interface table
A temporary database table used for transferring data between applications or from an external application. See also database table.
A document you receive from a supplier that lists amounts owed to the supplier for purchased goods or services. In Payables, you create an invoice online using the information your supplier provides on the document. Payments, inquiries, adjustments and any other transactions relating to a supplier's invoice are based upon the invoice information you enter.
invoice batch
A Payables feature that allows you to enter multiple invoices together in a group. You enter the batch count, or number of invoices in the batch, and the total batch amount, which is the sum of the invoice amounts in the batch, for each batch of invoices you create. You can also optionally enter batch defaults for each invoice in a batch.When you enable your batch control system option, Payables automatically creates invoice batches for Payables expense reports, prepayments, and recurring invoices, as well as all standard invoices.
invoice date
The date you assign to an invoice you enter in Payables. Payables uses this date to calculate the invoice due date, according to the payment terms for the invoice. The invoice date can be the date the invoice was entered or it can be a different date you specify.
invoice distribution line
A line representing an expenditure item on an invoice. A single expenditure item may have multiple distribution lines for cost and revenue. An invoice distribution line holds an amount, account code, and accounting date.
invoice distribution line types
A feature that classifies every invoice distribution line as an item, tax, freight, or miscellaneous distribution.
Invoice Import
An Oracle Payables process you use to import invoices from non-Oracle payables systems and to create invoices from Payables expense reports. You can also use Invoice Import to create invoices from expense reports in Oracle Projects.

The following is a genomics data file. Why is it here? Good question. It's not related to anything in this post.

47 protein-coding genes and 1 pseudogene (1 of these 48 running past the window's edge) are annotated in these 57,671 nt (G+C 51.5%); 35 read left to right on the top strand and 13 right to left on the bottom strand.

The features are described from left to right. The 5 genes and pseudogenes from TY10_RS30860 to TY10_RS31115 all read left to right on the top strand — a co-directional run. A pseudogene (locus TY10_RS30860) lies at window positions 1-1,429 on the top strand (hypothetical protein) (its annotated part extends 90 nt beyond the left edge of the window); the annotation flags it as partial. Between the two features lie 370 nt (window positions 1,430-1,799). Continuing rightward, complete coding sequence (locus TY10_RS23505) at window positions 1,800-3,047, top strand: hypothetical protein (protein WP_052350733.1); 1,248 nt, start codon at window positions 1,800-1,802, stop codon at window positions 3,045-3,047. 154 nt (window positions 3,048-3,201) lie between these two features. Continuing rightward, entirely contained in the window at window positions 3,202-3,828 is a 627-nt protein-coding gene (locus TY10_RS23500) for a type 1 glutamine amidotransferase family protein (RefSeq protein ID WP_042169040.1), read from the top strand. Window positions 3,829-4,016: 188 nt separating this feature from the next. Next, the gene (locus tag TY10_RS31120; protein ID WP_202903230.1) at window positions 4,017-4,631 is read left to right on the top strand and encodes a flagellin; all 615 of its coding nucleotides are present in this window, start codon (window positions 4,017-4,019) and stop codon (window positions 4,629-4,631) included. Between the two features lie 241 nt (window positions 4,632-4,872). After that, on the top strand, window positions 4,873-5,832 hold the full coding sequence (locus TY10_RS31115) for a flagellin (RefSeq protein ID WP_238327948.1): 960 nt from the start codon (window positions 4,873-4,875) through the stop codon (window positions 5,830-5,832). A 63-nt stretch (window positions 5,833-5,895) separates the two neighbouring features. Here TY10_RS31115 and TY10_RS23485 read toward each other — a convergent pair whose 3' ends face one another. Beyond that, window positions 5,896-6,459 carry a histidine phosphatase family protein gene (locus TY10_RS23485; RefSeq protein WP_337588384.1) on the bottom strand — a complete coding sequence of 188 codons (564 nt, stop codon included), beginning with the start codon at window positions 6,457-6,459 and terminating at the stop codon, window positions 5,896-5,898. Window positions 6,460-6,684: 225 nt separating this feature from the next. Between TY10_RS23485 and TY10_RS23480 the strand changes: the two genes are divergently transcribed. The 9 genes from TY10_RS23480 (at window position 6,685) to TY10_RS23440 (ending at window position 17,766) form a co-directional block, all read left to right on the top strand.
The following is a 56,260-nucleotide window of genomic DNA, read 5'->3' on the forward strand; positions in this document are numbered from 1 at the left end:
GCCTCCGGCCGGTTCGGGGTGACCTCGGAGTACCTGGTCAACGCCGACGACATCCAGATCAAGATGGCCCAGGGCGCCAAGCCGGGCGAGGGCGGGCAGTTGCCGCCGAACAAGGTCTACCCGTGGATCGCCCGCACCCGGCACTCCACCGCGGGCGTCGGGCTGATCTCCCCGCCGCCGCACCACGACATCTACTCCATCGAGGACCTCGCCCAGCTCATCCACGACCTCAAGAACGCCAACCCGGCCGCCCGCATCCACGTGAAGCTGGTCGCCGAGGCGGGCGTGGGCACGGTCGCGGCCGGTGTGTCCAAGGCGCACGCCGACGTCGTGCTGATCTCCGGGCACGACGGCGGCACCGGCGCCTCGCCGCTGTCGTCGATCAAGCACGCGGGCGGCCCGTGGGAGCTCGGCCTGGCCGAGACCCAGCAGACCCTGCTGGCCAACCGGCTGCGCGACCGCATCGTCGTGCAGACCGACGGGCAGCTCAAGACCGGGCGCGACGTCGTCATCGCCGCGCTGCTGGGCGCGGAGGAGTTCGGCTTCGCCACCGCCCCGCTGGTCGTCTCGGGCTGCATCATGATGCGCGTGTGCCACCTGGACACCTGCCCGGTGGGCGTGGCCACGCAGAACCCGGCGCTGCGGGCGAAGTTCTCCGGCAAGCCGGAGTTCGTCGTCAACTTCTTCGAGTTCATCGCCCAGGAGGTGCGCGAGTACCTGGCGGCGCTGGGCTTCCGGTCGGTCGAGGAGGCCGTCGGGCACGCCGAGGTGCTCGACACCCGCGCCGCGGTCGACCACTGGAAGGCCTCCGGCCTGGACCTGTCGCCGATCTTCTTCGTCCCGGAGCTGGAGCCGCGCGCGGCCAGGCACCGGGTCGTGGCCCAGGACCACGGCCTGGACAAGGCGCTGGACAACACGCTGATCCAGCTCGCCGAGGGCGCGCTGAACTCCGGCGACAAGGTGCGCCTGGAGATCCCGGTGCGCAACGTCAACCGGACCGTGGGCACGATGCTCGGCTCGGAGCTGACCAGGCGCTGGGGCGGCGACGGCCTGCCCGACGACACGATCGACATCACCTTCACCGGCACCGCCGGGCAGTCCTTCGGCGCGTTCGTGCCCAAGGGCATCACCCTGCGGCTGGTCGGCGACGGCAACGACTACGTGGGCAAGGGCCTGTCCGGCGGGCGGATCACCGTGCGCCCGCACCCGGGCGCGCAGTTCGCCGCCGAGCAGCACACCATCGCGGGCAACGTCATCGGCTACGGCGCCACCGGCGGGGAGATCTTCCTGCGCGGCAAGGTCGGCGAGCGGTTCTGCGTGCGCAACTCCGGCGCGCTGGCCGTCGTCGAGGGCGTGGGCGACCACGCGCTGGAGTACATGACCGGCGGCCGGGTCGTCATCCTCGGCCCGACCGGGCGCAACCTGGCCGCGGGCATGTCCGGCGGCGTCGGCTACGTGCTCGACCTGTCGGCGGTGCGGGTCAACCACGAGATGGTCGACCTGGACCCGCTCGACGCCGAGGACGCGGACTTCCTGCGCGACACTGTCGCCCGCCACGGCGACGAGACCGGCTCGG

When you initiate Invoice Import, Payables imports the required invoice or expense report information and automatically creates invoices with invoice distribution lines from the information. Payables also produces a report for all invoices or expense reports it could not import.
invoice number
A number or combination of numbers and characters that uniquely identifies an invoice within your system. Usually generated automatically by your receivables system to avoid assigning duplicate numbers.
invoice price variance
The difference between the item price for an invoice and its matched purchase order. For your inventory items, Payables tracks any invoice price variances.
invoice quantity variance
The difference between the quantity-billed for an invoice and the quantity-ordered (or received/accepted, depending on the level of matching you use) for its matched purchase order. Payables distributes invoice quantity variances to the Accounting Flexfield for your invoice distribution lines.
Item Validation Organization
The organization that contains your master list of items. You define this organization by setting the OE: Item Validation Organization profile option. See also organization.


journal entry batch
A method used to group journal entries according to your set of books and accounting period. When you initiate the transfer of invoice or payment information to your general ledger for posting, Payables transfers the necessary information to create journal entry batches for the information you transfer. Journal Import in General Ledger uses the information to create a journal entry batch for each set of books and accounting period.
You can name your journal entry batches the way you want for easy identification in your general ledger. Payables attaches the journal entry category, date, and time of transfer to your batch name so that each name is unique. If you choose not to enter your own batch name when you transfer posting information, Payables uses the journal entry category, date, and time of transfer.
journal entry category
A category used to indicate the purpose or nature of your journal entry. General Ledger associates each of your journal entry headers with a journal entry category. There are three journal entry categories in Payables if you use the accrual basis accounting method: Invoices, Payments, and All (both Invoices and Payments). If you use the cash basis accounting method, Payables only assigns the Payment journal entry category to your journal entries.
journal entry header
A method used to group journal entries by currency and journal entry category within a journal entry batch. When you initiate the transfer of invoices or payments to your general ledger for posting, Payables transfers the necessary information to create journal entry headers for the information you transfer. Journal Import in General Ledger uses the information to create a journal entry header for each currency and journal entry category in a journal entry batch. A journal entry batch can have multiple journal entry headers.
journal entry lines
Each journal entry header contains one or more journal entry lines. The lines are the actual journal entries that your general ledger posts to update account balances. The number and type of lines in a journal entry header depend on the volume of transactions, frequency of transfer from Payables, and your method of summarizing journal entries from Payables.
journal entry source